Protection against extreme weather conditions

With temperatures dropping across the Northern hemisphere, Terex Trucks’ top tips will ensure trucks beat the chill this winter (Fig. 1). Winter is the time of the year when the relationship between man and machine is put to the ultimate test. From frostbite to fatigue failures, operating in extremely low temperatures where downtime is not an option is always a challenge. But here to help, and a veteran of temperatures of minus 30° C during winter in Siberia, Terex Trucks’ regional customer support manager, John Hunter (Fig. 2) has provided some key practices to aid safe operation, and prevent damage to off-highway haulers in the cutting cold.

Reduce the risks

To avoid machine downtime or expensive repairs, operators must not neglect air filtration, fuel, and lubrication. Hunter explains: “It’s important to drain sediment in the fuel daily as it’s one of the greatest causes of fuel injection system failures. In addition to cleaning the fuel tank and making sure it’s functioning correctly, the tanks must be full to reduce moisture condensation. It’s also good practice to keep a spare filter handy.” As diesel fuel is prone to gelling or waxing in cold weather, Hunter also recommends only using arctic oils that meet API specifications, fuel with the maximum cloud and points of 6° C or 10° F, and winter protection kits that make idling a thing of the past.

Terex Trucks has released two extreme cold weather protection kits for its rigid haulers. The first of the two Webasto-supplied kits, labeled Winter Kit, defends trucks working for prolonged periods where temperatures fall to -25° C, while a second, Arctic Kit, enables safe operating up to a deep freezing -40° C. Thanks to the truck-mounted Thermo-Heater, non-productive fuel consumption, engine wear-and-tear and prolonged downtime are significantly reduced, thus putting an ice pick through operating costs. The new technology makes use of an environment-friendly start-stop system, with just a very small amount of diesel consumed. The Thermo-Heater is powered once the engine is shut down, it then draws the coolant from the engine and circulates around critical components. The engine-independent heater has the ability to keep the machine’s vital organs at a pre-determined temperature for hours after the motor is switched off, ensuring a fuss-free restart even after prolonged exposure.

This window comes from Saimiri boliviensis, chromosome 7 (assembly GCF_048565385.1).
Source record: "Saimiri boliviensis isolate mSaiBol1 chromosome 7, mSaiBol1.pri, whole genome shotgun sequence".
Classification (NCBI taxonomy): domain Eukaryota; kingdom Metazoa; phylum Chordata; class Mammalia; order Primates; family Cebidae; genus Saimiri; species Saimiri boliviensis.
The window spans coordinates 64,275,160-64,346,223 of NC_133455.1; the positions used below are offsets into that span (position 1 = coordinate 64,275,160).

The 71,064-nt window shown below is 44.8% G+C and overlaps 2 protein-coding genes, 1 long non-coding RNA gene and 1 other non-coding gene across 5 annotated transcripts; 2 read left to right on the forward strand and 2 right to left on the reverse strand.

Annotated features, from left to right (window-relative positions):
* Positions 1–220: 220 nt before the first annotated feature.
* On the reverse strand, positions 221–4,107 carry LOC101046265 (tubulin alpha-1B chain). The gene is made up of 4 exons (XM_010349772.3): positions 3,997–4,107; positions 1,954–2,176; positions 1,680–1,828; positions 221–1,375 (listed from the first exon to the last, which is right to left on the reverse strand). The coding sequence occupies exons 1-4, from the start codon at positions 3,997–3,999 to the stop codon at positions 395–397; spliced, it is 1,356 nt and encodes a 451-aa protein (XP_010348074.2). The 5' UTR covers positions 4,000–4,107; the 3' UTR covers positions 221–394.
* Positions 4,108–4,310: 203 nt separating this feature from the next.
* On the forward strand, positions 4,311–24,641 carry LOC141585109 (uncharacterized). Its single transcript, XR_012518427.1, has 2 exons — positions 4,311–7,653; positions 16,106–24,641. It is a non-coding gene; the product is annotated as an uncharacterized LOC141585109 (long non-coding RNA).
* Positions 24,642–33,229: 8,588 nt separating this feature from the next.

Keep cool and charged up

Hunter also recommends that cooling systems should be inspected weekly, in particular, the coolant reservoir and hoses. Throughout winter, a close eye should be kept on the coolant as it does so much more than simply stop the cooling system from freezing – it also increases the boiling point temperature, confines cavitation, averts corrosion and lubricates shaft seals. Hunter adds: “Make sure that the cooling system is adequately protected from the climatic conditions and that coolant in the radiator is filled to the cap. Also, in extreme climates, the ratio of ethylene glycol antifreeze to water should be 60 to 40, to eliminate the possibility of the water freezing and creating stress in the engine.”

It’s essential to make sure batteries are properly charged throughout winter if machines are to be put to work, as attempting to charge a frozen battery will often cause the battery to explode! This is why maintenance of the battery should begin in autumn, operators must ensure the electrolyte is topped up to the indicated level and flowing over the plates. Another key step to facilitate consistent current supply from the batteries to the machine is by cleaning any debris and rust from the top of the battery. If planning to store trucks away for the winter season, Hunter advises: “In very cold or hot climates, store the batteries where they will be protected from temperature extremes. Coat the battery terminals and cable ends with acid resistant petroleum jelly.”

Treading a fine line

Throughout winter the inflation pressure of tires should be checked at least once every two weeks (Fig. 3). To minimize wear, remove debris, grease or oil from the tires and regularly inspect for any cracking and chunking. Hunter adds: “When extended storage is anticipated, trucks should be blocked up so that weight does not rest entirely on the tires. Ideally it’s better if machines are stored under cover; otherwise, tires need to be protected from the elements by an opaque waterproof covering.”

Finally, operators must also be adequately prepared to work in extreme conditions. Hunter says: “Wear as many layers of clothing as possible, which allow for comfortable movement. One thick layer of clothing is not as effective in insulating the body against the cold the way several layers can. It’s important to protect head, ears, nose, hands, and feet. More than 40 % of body heat can be lost from the head if left uncovered, hence why wearing warm hats with ear covers is crucial when working in the cold. Likewise, it’s important to be aware of the medical conditions, which can result from cold weather exposure, such as cold stress, for example, frostbite and hypothermia.”

Hunter reiterates that the first layer of clothing needs to be synthetic as opposed to cotton – synthetic materials take sweat away from the body while cotton absorbs it. The second layer should preferably be wool, the third should be weather-proof with good down insulation, and footwear must be waterproof and insulated. Operators can also keep the cold out with frequent drinks of warm liquids such as decaffeinated coffee, tea, hot chocolate, or broth. “Avoid caffeine when working in the cold, as it hinders the body’s heat-producing mechanisms, and causes the body’s core temperature to drop,” concludes Hunter.


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